San Antonio is celebrating its 300th anniversary this year. April 6 will mark the 50th anniversary of the opening of HemisFair ’68, a world’s fair organized to celebrate San Antonio’s 250th anniversary, but also, not incidentally, to accomplish urban renewal downtown, to revitalize the Riverwalk and increase tourism, to dispel stereotypes of this City as a “backwater” town, and to effectively put San Antonio “on the map.” It worked. It was a big deal. It was a bona fide World’s Fair certified by the International Bureau of Exhibitions in Paris, and it was the first World’s Fair held not only in Texas, but in the Southern United States. As I said, it was a BIG deal.
I was a college student in San Antonio at the time, in residence all through that summer for the duration of the Fair (April 6- October 6). HemisFair ’68 was certainly a big deal to me, precisely because it was a bona fide World’s Fair! As a small-town Texas girl who came from a place where the biggest deal was the annual livestock show, I could hardly wait for the expansion of my world that HemisFair promised. I was not disappointed, and I went downtown to visit that world often.
Some 32 nations plus the United States, Texas and Arkansas exhibited. Since the theme was “The Confluence of Civilizations in the Americas,” representation was heavy, of course, by Mexico and the Central and South American countries, but nations from Europe, Asia, and North America were also present. All the countries who could trace their contributions to America were here sharing their histories, cultures and connections. The wonders of it all, the assemblage of the arts and artifacts, the international foods and entertainments, the exuberance of their presentations created such an excitement, such a world view — well, for this girl, it was the stuff of which dreams are made — and bucket lists. My own favorite country, to which I returned time and again, was Espańa, with its priceless exhibit of exquisite paintings by Goya, Velasquez, and El Greco on loan from the Prado (which I have since visited in Madrid).
And then there were the corporate pavilions. Major Fortune 500 companies such as IBM, GE, Kodak, General Motors, Ford, and Coca-Cola were here, almost 20 of them, showcasing their products and proudly touting their innovations for the future. I personally loved IBM, where two separate pavilions contained computers that talked to each other. You could create a design, program it into a computerized loom, and come away with a sample of your fabric to take home. (Could this have been where my love of design and fabric arts began?) IBM also introduced the Selectric® typewriter at this exhibit, which certainly spoke to my aspirations as a writer and subsequently made my life easier for years.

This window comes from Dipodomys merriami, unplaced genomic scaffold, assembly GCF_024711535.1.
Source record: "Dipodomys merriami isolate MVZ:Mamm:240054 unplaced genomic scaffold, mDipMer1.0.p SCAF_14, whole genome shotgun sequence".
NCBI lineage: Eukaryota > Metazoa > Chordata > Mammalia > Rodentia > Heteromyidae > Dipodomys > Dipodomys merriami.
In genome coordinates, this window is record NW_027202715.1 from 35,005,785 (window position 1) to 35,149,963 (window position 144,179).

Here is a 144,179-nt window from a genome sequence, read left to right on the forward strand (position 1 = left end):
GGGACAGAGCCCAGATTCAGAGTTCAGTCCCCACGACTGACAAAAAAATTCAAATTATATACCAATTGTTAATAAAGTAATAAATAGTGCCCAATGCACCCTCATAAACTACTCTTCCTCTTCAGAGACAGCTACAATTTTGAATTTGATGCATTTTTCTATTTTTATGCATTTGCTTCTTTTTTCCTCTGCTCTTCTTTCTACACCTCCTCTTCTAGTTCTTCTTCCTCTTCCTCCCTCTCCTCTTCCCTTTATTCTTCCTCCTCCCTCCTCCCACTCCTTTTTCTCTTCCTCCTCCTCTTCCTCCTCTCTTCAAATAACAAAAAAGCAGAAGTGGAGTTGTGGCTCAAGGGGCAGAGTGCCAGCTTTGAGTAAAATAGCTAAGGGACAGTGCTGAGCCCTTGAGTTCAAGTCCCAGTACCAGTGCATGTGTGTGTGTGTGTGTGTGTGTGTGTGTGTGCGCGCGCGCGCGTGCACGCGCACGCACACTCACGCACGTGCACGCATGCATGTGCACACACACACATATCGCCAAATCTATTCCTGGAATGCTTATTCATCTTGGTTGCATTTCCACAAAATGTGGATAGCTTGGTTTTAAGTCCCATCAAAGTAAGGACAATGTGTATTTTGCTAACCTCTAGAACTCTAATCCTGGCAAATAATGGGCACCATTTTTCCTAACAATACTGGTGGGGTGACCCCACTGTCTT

But it was the Tower of the Americas, that 750 foot tower with the revolving restaurant and observation deck on top, which emerged as the enduring symbol of HemisFair and the familiar landmark of the San Antonio skyline. I got engaged in the summer of ’68, and my fiancé (now husband) and I celebrated with dinner in the romantic restaurant atop that Tower. The aerial view was stunning, of course, but the revolving inner platform was more “stumbling” than stunning, presenting a real challenge for waiters trying to serve diners rotating at a steady clip of 360º every hour. We laughed as our plates and glasses “walked” on the table with vibration, halfway expecting them to spin out by centrifugal force! And then there was the issue of trying to locate your table, which had moved while you visited the ladies’ room — and trying to appear nonchalant about being disoriented.
As I think back on all this now, I realize that the Tower was an apt symbol not only for a world’s fair, but an apt metaphor for America then. We were reaching for the stars, quite literally through the space program, and yet society was spinning, sometimes out of control. The 1960s were tumultuous, and 1968 was no exception. Dr. Martin Luther King was assassinated two days before HemisFair opened, and Robert Kennedy six weeks later. There were anti-Vietnam protest and civil rights marches and love-ins and sit-ins and every other kind of “in.” Then, as now, the nation was divided; then, as now, (we) young people were idealistic, sometimes naive, but feeling the emerging power of our numbers and liking the sound of our own voices. There was even a special youth pavilion at HemisFair called Project Y that invited young people from all nations to raise those voices in music, performance, discussion and debate — a place for the spontaneous “confluence” of cultures to happen.
The general climate of social unrest has been cited by some as the reason HemisFair ’68 lost money (about $7 million by most estimates) and that attendance was not quite up to expectations (roughly a million visitors shy of projections). Yet, the success of the Fair cannot be measured solely in terms of money, or even in a revitalized downtown and a lasting tourism and convention business. Rather, it was the larger world view that drove HemisFair and fostered a collective attitude of inclusion and diversity that is the greater legacy for San Antonio today. With the whole world coming to visit, there was simply no room for discrimination or parochialism (and there still isn’t). Most people don’t realize, for example, that it was HemisFair ’68 that put a de facto end to racial segregation in our city; it was also HemisFair that prompted the legalization of liquor by the drink. so much for the “backwater” politics and policies of the past.
Today, San Antonio is indeed a “world class city” with a distinct character, a diverse culture, and a blended history born of all the people who have lived here. You can pretty much draw a straight line between HemisFair ’68 and San Antonio’s emergence onto the world scene. We may be only the second largest city in Texas, but we have the biggest heart. There’s even room for me in it!